“To Kill a Mockingbird” by Harper Lee is one of the greatest works of American literature of all time. It has been reprinted again and again, and is a staple in almost any writing or history class. There are a number of reasons why it can be argued that this novel is one of the greatest ever written, but perhaps the most compelling reason is the fact that the very mature and complex themes explored in this novel are all relayed through the eyes of a child. This very unique perspective allows the reader to see the issues of racism, justice, and identity in an entirely different way.
The story of “To Kill a Mockingbird” is told in first person by Jean Louise Finch, or “Scout”, a young girl living in Alabama during the time of the Great Depression. The nickname “Scout” is a clever indication of the perspective of the story. A scout, in essence, observes and gathers information and relays it to others. This is exactly the case with Scout in “To Kill a Mockingbird.” She relays exactly what she sees, and attempts to make sense of it all through a child’s understanding. The truly compelling factor...
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Jean Louise is the narrator of To Kill a Mockingbird; so, the reader is able to read the story from the eyes of an adult looking back as she experiences these events from her young self. In the beginning of the book, Scout is 6 and going into the 1st grade. By the end of the novel, Scout is in third grade and around 8 years old. These years should be innocent times for a little girl, but she is faced with extraordinary experiences that range from bigotry and racism to understanding adult themes such as sexual assault, or rape. Little girls at this age should be worried about which doll to play with, or which picture book to read, but Scout is anything but a normal little girl. She's a very intellectual, literate and rambunctious little tomboy who lives with her brilliant, yet kind and wise father--and when her father is asked to take on the case of his lifetime, her life changes, too, and she cannot escape without losing a little bit of her childhood.
Scout's "loss of innocence" means that she is introduced to adult topics before her time. In chapter 12, Scout visits Calpurnia's church and discovers that people won't hire Tom Robinson's wife Helen because of the rape charges against her husband. This event teaches Scout that people are prejudiced and discriminatory not only to alleged criminals who haven't been proven guilty, but towards their family as well. This is the first time that Scout asks about what rape is, and she asks Calpurnia rather than her father, as in the following passage:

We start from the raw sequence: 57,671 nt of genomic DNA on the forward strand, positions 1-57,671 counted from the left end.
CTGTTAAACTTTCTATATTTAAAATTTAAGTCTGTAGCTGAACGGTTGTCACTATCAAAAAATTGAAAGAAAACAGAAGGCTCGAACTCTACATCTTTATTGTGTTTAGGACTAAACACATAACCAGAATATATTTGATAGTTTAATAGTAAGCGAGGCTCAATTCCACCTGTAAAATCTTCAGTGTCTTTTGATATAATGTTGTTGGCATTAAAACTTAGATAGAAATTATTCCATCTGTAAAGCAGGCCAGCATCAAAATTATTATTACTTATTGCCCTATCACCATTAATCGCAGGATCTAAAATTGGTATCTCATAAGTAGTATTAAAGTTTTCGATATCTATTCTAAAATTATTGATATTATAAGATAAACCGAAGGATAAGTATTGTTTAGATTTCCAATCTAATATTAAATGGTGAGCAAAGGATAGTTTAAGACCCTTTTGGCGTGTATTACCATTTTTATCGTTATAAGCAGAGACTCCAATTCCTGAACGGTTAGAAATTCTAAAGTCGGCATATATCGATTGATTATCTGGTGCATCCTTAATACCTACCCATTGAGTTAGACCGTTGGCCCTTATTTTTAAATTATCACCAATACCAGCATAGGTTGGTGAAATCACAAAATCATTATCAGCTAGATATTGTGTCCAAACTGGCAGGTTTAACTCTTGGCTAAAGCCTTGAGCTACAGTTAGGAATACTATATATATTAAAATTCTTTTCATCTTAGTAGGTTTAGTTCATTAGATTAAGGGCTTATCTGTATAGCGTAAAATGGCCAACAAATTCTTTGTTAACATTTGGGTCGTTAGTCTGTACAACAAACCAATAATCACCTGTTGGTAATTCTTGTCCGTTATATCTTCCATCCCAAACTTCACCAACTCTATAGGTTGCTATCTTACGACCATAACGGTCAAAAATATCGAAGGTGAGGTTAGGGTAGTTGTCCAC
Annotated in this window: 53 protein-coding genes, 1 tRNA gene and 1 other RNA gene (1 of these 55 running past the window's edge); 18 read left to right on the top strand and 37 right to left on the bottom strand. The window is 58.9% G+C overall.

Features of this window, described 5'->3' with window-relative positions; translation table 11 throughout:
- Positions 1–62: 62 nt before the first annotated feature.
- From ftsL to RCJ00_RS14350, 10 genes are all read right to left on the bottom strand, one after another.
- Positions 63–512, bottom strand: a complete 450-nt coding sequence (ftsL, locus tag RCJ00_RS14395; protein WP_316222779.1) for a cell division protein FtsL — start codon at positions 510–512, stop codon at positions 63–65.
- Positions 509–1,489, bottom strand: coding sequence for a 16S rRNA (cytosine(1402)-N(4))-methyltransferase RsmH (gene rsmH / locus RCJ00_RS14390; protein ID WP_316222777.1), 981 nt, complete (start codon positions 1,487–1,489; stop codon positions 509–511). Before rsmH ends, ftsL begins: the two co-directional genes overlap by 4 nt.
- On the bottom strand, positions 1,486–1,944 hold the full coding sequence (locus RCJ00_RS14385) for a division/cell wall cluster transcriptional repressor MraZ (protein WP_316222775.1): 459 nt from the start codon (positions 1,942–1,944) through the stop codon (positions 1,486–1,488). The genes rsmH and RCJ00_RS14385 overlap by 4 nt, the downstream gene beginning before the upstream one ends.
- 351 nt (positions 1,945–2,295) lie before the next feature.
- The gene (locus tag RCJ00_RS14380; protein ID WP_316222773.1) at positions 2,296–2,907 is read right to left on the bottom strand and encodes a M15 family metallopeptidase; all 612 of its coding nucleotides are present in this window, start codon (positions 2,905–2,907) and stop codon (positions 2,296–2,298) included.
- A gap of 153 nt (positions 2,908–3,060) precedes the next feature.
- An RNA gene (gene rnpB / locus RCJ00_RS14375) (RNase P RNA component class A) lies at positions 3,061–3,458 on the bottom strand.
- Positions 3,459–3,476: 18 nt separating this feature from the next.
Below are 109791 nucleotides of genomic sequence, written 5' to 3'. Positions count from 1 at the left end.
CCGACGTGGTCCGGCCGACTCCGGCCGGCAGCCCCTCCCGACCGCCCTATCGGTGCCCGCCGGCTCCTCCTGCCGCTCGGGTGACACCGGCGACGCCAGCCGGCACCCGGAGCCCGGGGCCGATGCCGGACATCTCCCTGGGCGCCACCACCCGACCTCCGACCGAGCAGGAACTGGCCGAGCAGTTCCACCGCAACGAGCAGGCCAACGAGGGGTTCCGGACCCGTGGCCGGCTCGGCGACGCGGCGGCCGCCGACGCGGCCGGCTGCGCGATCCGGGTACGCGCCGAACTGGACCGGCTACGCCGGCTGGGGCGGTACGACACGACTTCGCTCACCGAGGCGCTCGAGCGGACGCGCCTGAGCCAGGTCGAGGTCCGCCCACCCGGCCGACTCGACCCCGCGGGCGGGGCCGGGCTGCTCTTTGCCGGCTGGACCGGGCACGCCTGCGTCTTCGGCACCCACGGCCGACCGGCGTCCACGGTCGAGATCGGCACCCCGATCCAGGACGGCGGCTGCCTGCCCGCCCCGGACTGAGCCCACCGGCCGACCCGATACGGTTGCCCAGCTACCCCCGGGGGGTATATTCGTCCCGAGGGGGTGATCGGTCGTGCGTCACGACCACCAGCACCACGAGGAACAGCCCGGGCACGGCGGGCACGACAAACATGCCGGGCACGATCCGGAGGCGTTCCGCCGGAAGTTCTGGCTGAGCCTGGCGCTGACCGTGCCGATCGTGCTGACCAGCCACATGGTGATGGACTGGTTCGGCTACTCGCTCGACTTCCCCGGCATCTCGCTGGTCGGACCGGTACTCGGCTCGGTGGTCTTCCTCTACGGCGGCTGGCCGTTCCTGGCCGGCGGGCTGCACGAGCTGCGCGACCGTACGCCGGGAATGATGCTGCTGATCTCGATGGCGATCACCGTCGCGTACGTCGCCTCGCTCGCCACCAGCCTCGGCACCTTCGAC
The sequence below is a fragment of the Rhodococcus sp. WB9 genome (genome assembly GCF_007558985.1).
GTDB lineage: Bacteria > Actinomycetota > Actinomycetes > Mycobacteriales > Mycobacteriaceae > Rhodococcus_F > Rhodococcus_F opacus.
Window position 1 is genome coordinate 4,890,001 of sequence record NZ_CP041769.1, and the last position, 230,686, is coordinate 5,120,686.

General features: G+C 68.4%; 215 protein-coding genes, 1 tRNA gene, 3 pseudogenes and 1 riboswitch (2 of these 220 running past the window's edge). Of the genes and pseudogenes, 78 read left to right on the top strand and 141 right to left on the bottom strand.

"Calpurnia sighed. 'Old Mr. Bob Ewell accused him of rapin' his girl an' had him arrested an' put in hail--'
'Mr. Ewell?. . . Why, Atticus said they were absolute trash--I never heard Atticus talk about folks the way he talked about the Ewells. . . Well if everybody in Maycomb knows what kind of folks the Ewells are they'd be glad to hire Helen. . . what's rape, Cal?'" (124).
Calpurnia stepped in it first with Scout. Before this moment, Scout heard children like her cousin Francis call Atticus a "ni***r lover;" (83) and Cecil Jacobs said he defended "ni***rs" (75) but those times did not refer to the issue of rape. Calpurnia, on the other hand, does not give the definition to Scout and refers her to her father.
Scout asks her father about rape in chapter 14. Atticus's answer is as follows:
"He sighed, and said rape was carnal knowledge of a female by force and without consent.
'Well if that's all it is why did Calpurnia dry me up when I asked her what it was?" (135).
Clearly, Scout does not understand the issue completely and the conversation steers completely away from learning about what rape is to the fact that Cal took the kids to her church as Aunt Alexandra has a fit about it.
When Bob Ewell takes the stand in chapter 17, he testifies that he saw Tom Robinson "ruttin' on my Mayella!" (173). Reverend Sykes pleads with Jem to get Scout and Dill out of the courtroom in an effort to preserve their innocence, but Jem, not wanting to leave, tells the Reverend that Scout doesn't understand anything that's going on.
While waiting for the verdict, Jem discusses rape in front of Scout again with Reverend Sykes. Scout gets another definition of it as follows:
". . . it wasn't rape if she let you, but she had to be eighteen--in Alabama, that is--and Mayella was nineteen. Apparently you had to kick and holler, you had to be overpowered and stomped on, preferably knocked stone cold. If you were under eighteen, you didn't have to go through all this" (209).
All of the above passages show how rape becomes more and more defined for Scout as the story progresses. Reverend Sykes tries to quiet Jem about the topic a second time, but he claims again that Scout doesn't understand. Scout assures him that she does. Scout may not understand the intimate details, but she can pick up on the stress and importance of the situation as she experiences life before, during and after the trial. She also experiences how horribly people act, speak, and treat each other because of this trial. She learns that her world isn't as rose-colored as many children are led to believe so early on in their lives.